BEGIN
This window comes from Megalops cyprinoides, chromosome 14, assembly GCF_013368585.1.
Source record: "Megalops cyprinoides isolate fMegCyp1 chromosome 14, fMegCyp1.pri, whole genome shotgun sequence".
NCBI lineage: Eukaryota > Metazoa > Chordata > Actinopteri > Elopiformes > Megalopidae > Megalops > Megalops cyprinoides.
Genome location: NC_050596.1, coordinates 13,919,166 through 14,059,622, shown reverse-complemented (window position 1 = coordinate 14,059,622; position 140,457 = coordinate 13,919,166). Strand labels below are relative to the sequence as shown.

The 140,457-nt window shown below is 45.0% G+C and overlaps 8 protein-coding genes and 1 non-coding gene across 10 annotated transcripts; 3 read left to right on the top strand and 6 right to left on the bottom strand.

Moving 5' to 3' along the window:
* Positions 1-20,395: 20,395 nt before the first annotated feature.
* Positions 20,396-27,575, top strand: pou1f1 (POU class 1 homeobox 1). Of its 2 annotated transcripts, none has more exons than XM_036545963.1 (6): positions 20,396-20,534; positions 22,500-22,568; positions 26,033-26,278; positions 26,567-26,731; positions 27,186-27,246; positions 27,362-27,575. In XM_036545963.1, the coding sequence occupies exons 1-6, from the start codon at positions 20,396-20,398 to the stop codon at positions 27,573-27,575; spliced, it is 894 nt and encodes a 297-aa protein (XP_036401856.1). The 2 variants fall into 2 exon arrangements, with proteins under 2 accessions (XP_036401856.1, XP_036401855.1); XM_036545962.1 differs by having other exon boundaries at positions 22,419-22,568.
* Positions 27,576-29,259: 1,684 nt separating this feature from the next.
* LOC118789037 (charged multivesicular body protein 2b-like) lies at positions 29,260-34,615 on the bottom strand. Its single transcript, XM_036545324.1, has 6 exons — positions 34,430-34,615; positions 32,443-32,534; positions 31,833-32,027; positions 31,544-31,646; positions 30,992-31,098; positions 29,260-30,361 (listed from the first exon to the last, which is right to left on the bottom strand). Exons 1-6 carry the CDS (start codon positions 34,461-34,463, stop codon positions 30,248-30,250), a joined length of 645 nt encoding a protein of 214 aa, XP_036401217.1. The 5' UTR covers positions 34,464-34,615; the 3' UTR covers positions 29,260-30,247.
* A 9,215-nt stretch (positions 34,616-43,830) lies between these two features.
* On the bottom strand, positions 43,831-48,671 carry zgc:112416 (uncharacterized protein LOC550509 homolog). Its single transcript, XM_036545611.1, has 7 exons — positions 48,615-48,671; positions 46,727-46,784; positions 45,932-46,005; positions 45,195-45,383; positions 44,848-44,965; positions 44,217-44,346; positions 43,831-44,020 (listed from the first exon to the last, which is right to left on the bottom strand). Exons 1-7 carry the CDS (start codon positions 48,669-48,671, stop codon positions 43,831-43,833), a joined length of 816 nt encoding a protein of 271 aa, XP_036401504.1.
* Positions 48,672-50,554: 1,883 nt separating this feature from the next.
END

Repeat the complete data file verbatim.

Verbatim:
This window comes from Megalops cyprinoides, chromosome 14, assembly GCF_013368585.1.
Source record: "Megalops cyprinoides isolate fMegCyp1 chromosome 14, fMegCyp1.pri, whole genome shotgun sequence".
NCBI lineage: Eukaryota > Metazoa > Chordata > Actinopteri > Elopiformes > Megalopidae > Megalops > Megalops cyprinoides.
Genome location: NC_050596.1, coordinates 13,919,166 through 14,059,622, shown reverse-complemented (window position 1 = coordinate 14,059,622; position 140,457 = coordinate 13,919,166). Strand labels below are relative to the sequence as shown.

The 140,457-nt window shown below is 45.0% G+C and overlaps 8 protein-coding genes and 1 non-coding gene across 10 annotated transcripts; 3 read left to right on the top strand and 6 right to left on the bottom strand.

Moving 5' to 3' along the window:
* Positions 1-20,395: 20,395 nt before the first annotated feature.
* Positions 20,396-27,575, top strand: pou1f1 (POU class 1 homeobox 1). Of its 2 annotated transcripts, none has more exons than XM_036545963.1 (6): positions 20,396-20,534; positions 22,500-22,568; positions 26,033-26,278; positions 26,567-26,731; positions 27,186-27,246; positions 27,362-27,575. In XM_036545963.1, the coding sequence occupies exons 1-6, from the start codon at positions 20,396-20,398 to the stop codon at positions 27,573-27,575; spliced, it is 894 nt and encodes a 297-aa protein (XP_036401856.1). The 2 variants fall into 2 exon arrangements, with proteins under 2 accessions (XP_036401856.1, XP_036401855.1); XM_036545962.1 differs by having other exon boundaries at positions 22,419-22,568.
* Positions 27,576-29,259: 1,684 nt separating this feature from the next.
* LOC118789037 (charged multivesicular body protein 2b-like) lies at positions 29,260-34,615 on the bottom strand. Its single transcript, XM_036545324.1, has 6 exons — positions 34,430-34,615; positions 32,443-32,534; positions 31,833-32,027; positions 31,544-31,646; positions 30,992-31,098; positions 29,260-30,361 (listed from the first exon to the last, which is right to left on the bottom strand). Exons 1-6 carry the CDS (start codon positions 34,461-34,463, stop codon positions 30,248-30,250), a joined length of 645 nt encoding a protein of 214 aa, XP_036401217.1. The 5' UTR covers positions 34,464-34,615; the 3' UTR covers positions 29,260-30,247.
* A 9,215-nt stretch (positions 34,616-43,830) lies between these two features.
* On the bottom strand, positions 43,831-48,671 carry zgc:112416 (uncharacterized protein LOC550509 homolog). Its single transcript, XM_036545611.1, has 7 exons — positions 48,615-48,671; positions 46,727-46,784; positions 45,932-46,005; positions 45,195-45,383; positions 44,848-44,965; positions 44,217-44,346; positions 43,831-44,020 (listed from the first exon to the last, which is right to left on the bottom strand). Exons 1-7 carry the CDS (start codon positions 48,669-48,671, stop codon positions 43,831-43,833), a joined length of 816 nt encoding a protein of 271 aa, XP_036401504.1.
* Positions 48,672-50,554: 1,883 nt separating this feature from the next.